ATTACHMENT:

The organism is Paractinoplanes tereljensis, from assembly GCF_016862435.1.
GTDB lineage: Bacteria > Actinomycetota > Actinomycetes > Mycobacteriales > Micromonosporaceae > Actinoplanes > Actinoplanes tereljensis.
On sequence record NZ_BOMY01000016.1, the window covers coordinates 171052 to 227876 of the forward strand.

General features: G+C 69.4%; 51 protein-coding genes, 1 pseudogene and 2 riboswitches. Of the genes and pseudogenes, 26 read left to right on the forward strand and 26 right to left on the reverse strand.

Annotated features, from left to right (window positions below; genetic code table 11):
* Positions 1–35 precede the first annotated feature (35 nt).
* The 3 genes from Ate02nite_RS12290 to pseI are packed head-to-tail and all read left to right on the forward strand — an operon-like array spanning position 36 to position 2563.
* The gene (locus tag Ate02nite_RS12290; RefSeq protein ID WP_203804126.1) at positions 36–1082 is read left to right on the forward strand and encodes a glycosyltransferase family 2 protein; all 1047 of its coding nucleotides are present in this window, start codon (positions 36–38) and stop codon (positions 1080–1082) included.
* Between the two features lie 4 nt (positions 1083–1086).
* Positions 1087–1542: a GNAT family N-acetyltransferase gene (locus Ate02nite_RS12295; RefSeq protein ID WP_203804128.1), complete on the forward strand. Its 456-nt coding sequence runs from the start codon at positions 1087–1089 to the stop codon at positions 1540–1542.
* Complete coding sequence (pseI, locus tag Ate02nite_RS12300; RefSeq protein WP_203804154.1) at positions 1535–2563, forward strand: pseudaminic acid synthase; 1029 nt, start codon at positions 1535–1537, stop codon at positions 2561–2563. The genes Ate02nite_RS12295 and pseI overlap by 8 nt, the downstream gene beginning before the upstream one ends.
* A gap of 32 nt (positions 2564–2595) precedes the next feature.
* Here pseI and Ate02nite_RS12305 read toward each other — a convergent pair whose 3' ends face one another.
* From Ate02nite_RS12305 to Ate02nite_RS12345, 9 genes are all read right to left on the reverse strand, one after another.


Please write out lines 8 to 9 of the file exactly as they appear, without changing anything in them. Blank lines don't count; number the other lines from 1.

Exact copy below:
* The gene (locus tag Ate02nite_RS12290; RefSeq protein ID WP_203804126.1) at positions 36–1082 is read left to right on the forward strand and encodes a glycosyltransferase family 2 protein; all 1047 of its coding nucleotides are present in this window, start codon (positions 36–38) and stop codon (positions 1080–1082) included.
* Between the two features lie 4 nt (positions 1083–1086).